“A decision by the stewards/judges regarding a disqualification during the running of the race is final and may not be appealed to the Commission.”

    This situation is the most horrendous of all. The rights of owners not to be able to appeal a horrible decision made by a steward. Its effectively the government being able to do what they wish, with no accountability to the very people they serve.

    • larry

      Sorry don your wrong and the jurisdictions that do not allow appeals are right. The rights of the owners should not trump the rights of the bettor! Two outcomes from one race is not integrity!

      • LongTimeEconomist

        You get two outcomes in every race in which there is a failed drug test.

        • larry

          Maybe so, but at least it paid me the way it ran on the racetrack. Thats why l bet horses to have it pay off the way it ran on the racetrack! Owner appeals on inquiries turn owners into a priviledged class and bettors into second class citizens

          • Old Timer


            Bettors are not second class citizens, but owners deserve a fair chance at collecting what they earned because they got cheated by a bad call, because unlike a bettor an owner is licensed by the state to even play in the game, which by the way requires an owner give up their 4th Amendment right to search and seizure once they put one freaking foot onto a track.

            Also bettors do not pay the same costs as owners do to make this sport work (an owner right now on the whole has a 50% loss on ROI (billion dollars of purses per year in north America and at least 2 billion to put the sport on by owners, i.e. 50% loss on ROI). Compared to bettors on the whole loss 20% as a blended takeout model. There will always be winner and losers, but this is the numbers on the whole.

            When bettors put up that loss right away, and start dealing with all the licensing hoops that owners have to jump through, then lets talk about who the second class citizens are.

          • larry

            No one is forcing you to pay a half million for a horse any more than l am being forced to bet a thousand dollars a race. You say the bettors are not second class citizens in this ? Nonsense, thats exactly how they are being treated in all of this, look at woodbine my friend ,appeals are now an extension of the process on way to many inquiries.

          • Old Timer

            Your right now is forcing me, but since I do get LICENSED by the state, I have a RIGHT to appeal unlike a bettor. You missed half of what I said.

            Appeals are the correct way to deal with a bad decision made by a government organization. Government should be questioned all the way, and at every turn. Government and Stewards are not infallible, and wrongs should be righted as much as possible.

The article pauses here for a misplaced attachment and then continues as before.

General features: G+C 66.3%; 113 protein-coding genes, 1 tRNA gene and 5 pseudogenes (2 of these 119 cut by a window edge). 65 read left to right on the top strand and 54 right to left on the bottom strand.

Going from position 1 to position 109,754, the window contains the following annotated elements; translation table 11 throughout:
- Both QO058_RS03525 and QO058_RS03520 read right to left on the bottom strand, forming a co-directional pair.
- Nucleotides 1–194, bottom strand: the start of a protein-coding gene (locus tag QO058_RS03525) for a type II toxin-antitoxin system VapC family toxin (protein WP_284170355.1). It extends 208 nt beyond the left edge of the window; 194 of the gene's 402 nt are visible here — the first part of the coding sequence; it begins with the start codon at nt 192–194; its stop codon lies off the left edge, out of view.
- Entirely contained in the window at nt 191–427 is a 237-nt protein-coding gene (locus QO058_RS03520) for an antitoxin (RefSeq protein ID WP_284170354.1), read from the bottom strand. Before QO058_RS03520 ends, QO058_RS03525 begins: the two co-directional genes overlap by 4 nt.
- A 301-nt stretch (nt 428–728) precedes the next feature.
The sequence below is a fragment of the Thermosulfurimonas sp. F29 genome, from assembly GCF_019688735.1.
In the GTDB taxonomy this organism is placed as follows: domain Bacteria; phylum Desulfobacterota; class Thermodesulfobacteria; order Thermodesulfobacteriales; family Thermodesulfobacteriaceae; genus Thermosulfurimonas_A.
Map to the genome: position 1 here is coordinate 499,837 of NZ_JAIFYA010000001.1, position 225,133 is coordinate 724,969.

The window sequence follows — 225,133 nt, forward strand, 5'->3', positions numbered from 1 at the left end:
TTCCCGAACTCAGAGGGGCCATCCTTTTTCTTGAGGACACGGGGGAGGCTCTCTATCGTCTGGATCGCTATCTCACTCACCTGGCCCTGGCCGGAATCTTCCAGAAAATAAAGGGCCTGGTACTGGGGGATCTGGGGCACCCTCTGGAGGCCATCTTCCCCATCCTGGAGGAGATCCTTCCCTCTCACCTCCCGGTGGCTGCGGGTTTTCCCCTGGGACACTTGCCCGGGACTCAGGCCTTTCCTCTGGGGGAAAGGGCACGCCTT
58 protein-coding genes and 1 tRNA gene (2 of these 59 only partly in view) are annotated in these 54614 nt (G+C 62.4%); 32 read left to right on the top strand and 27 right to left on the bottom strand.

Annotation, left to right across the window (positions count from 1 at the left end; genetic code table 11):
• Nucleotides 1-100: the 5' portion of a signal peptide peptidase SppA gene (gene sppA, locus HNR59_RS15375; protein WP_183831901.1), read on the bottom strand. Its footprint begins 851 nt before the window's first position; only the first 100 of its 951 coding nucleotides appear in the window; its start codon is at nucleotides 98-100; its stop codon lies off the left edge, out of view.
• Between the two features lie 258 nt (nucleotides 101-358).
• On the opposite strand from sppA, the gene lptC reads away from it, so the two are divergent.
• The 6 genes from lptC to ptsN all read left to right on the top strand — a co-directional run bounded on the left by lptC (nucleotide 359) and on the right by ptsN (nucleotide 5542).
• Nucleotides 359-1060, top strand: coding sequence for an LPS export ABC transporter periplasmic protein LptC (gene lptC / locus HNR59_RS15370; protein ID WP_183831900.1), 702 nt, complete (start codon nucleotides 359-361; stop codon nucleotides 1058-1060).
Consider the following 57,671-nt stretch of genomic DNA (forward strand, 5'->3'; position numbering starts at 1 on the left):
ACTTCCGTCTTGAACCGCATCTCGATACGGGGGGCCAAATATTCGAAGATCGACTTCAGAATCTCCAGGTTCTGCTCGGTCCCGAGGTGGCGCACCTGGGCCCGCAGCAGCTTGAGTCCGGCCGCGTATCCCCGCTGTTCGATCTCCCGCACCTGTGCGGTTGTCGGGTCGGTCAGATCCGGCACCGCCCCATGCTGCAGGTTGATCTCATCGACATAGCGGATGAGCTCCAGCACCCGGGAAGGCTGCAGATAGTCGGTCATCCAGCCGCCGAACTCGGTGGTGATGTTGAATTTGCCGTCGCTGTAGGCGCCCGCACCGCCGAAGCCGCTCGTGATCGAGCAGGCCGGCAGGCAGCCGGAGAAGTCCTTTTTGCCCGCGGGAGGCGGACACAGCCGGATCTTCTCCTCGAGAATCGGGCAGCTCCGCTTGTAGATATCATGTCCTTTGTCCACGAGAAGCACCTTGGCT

• larry

            l don t think you read what l say. look at woodbine, every inquiry is now appealled! This is why california had the good sense to ban appeals.

          • Old Timer

            Two points, first at Woodbine, I don’t care if every inquiry is now appealed, thats the burden of the state because of decisions they made. If they are having such a hard time, maybe they should be changing their Stews?

            So Larry, what about my right as a licensed owner? I shouldn’t be able to question the government then? Why not?

            Sorry but I do not want a government that gets to rule without being questioned as to why the made whatever decision they made.

          • larry

            The owner of a baseball team does not get to appeal when the ump screws his pitcher out of a perfect game. The buffalo sabres lost the stanley cup on a botched call . No appeal on that one! So why do you think you should have an appeal to an inquiry just because your licensed ? Horse racing is a sport that invites people to gamble on there product. The betting public has every right to expect an outcome that is consistent with the outcome for the owners. Unlike video replay in other sports horse racing has the luxury to replay the tape over and over and over and over as many times as they like to get the call right at the level of the stewards. l will agree with you on this though, stewards should be evaluated and fired if they are doing a lousy job.